The USS Ford is built with four 26-megawatt generators, bringing a total of 104 megawatts to the ship. This helps support the ship’s developing systems such as its Electro-Magnetic Aircraft Launch System, or EMALS, and provides power for future systems such as lasers and rail-guns, many Navy senior leaders have explained. The USS Ford also needs sufficient electrical power to support its new electro-magnetic catapult, dual-band radar and Advanced Arresting Gear, among other electrical systems. As technology evolves, laser ωεɑρσռs may eventually replace some of the missile systems on board aircraft carriers, Navy leaders have said.
“Lasers need to get up to about 300 kilowatts to start making them effective. The higher the power you get the more you can accomplish. I think there will be a combination of lasers and rail guns in the future. I do think at some point, lasers could replace some existing missile systems. Lasers will provide an overall higher rate of annihilation,” former Program Executive Officer, Carriers, then Rear Adm. Thomas Moore, said in an interview more than a year ago.(Rear Adm. Thomas more has since been promoted to Vice Adm. and is no longer PEO Carriers, his comments here are quite relevant to the feature story. He is now Vice Adm. Thomas Moore, Commander of Naval Sea Systems Command). Should they be employed, laser ωεɑρσռs could offer carriers a high-tech, lower cost offensive and defensive ωεɑρσռ aboard the ship able to potential incinerate incoming enemy missiles in the sky.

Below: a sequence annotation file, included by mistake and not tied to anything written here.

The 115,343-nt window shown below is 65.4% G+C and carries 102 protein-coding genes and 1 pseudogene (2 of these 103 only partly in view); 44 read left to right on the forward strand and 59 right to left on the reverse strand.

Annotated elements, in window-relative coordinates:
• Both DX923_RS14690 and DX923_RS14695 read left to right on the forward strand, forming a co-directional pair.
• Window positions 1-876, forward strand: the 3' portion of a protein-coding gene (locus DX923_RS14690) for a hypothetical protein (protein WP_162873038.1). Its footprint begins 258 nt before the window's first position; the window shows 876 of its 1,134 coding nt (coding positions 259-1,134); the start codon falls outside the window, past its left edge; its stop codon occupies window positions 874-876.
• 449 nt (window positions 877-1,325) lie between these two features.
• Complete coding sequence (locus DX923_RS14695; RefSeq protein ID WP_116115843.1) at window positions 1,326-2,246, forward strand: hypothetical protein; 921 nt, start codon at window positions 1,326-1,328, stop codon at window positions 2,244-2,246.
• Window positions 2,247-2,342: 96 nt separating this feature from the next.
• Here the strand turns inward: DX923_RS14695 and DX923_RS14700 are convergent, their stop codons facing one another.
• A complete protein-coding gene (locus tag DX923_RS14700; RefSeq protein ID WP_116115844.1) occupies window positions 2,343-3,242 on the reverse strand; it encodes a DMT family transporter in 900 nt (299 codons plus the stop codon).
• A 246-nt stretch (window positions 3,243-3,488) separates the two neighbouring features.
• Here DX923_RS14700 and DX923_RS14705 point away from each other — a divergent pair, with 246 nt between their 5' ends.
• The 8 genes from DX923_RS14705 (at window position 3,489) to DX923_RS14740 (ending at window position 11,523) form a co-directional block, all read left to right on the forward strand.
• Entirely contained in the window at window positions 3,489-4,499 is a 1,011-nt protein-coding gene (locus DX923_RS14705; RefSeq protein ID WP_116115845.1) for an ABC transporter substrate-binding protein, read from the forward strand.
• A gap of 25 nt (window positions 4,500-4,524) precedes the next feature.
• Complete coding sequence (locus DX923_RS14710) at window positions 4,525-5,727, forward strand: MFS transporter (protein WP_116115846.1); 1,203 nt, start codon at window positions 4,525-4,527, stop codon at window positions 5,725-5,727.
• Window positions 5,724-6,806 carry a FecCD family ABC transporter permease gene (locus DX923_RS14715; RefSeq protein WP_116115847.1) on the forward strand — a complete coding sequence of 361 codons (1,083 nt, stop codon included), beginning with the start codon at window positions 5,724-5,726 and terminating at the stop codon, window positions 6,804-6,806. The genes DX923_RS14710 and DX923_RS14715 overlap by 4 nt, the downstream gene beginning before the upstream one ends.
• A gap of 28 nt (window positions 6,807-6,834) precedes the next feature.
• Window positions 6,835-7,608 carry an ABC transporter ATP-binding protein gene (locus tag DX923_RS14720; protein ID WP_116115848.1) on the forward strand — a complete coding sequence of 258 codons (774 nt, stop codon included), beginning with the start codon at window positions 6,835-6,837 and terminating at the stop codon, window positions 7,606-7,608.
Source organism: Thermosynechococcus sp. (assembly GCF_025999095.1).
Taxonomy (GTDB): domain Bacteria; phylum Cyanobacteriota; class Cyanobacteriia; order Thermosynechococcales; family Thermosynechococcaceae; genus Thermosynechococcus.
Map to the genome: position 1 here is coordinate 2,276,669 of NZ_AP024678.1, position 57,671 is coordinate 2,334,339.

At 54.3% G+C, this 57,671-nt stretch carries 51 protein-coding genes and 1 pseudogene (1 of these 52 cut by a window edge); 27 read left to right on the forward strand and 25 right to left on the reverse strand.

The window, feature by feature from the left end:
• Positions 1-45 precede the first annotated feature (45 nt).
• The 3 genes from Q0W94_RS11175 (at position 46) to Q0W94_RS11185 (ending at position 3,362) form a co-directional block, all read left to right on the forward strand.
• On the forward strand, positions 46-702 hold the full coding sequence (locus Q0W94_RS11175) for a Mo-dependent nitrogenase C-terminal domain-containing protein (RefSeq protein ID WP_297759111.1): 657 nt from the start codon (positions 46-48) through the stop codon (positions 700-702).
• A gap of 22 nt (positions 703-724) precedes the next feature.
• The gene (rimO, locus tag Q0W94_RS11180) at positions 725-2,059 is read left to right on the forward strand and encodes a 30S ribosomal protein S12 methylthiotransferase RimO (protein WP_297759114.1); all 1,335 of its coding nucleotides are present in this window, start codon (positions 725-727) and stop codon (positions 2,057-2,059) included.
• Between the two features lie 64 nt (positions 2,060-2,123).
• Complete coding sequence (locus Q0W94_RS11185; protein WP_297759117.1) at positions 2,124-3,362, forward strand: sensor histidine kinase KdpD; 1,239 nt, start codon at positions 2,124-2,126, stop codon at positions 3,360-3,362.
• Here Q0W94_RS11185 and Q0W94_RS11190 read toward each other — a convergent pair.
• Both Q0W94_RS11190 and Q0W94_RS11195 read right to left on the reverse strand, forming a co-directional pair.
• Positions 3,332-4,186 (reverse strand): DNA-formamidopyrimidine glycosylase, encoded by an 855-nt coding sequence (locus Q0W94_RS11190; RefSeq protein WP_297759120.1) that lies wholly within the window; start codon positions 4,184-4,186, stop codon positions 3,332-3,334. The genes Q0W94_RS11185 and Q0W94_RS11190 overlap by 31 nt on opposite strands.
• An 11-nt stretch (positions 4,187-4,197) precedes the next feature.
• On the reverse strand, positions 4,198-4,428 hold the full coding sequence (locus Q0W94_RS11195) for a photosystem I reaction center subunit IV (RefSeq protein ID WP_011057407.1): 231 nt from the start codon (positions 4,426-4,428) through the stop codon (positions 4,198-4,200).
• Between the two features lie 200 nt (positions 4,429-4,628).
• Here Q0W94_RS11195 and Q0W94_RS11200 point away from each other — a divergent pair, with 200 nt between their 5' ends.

The Ford-class ships are engineered with a redesigned island, slightly larger deck space and new ωεɑρσռs elevators in order to achieve an increase in sortie-generation rate. The new platforms are built to launch more aircraft and more seamlessly support a high-op tempo. The new ωεɑρσռs elevators allow for a much more efficient path to move and re-arm ωεɑρσռs systems for aircraft. The elevators can take ωεɑρσռs directly from their magazines to just below the flight deck, therefore greatly improving the sortie-generation rate by making it easier and faster to re-arm planes, service officials explained. The next-generation technologies and increased automation on board the Ford-Class carriers are also designed to decrease the man-power needs or crew-size of the ship and, ultimately, save more than $4 billion over the life of the ships.
Regarding the potential evaluation of alternatives to carriers, some analysts have raised the question of whether emerging technologies and ωεɑρσռs systems able to attack carriers at increasingly longer distances make the platforms more vulnerable and therefore less significant in a potential future combat environment. Some have even raised the question about whether carrier might become obsolete in the future, a view not shared by most analysts and Navy leaders. The power-projection ability of a carrier and its air-wing provides a decisive advantage for U.S. forces around the world. For example, a recently release think tank study from the Center for New American Security says the future threat environment will most likely substantially challenge the primacy or superiority of U.S. Navy carriers.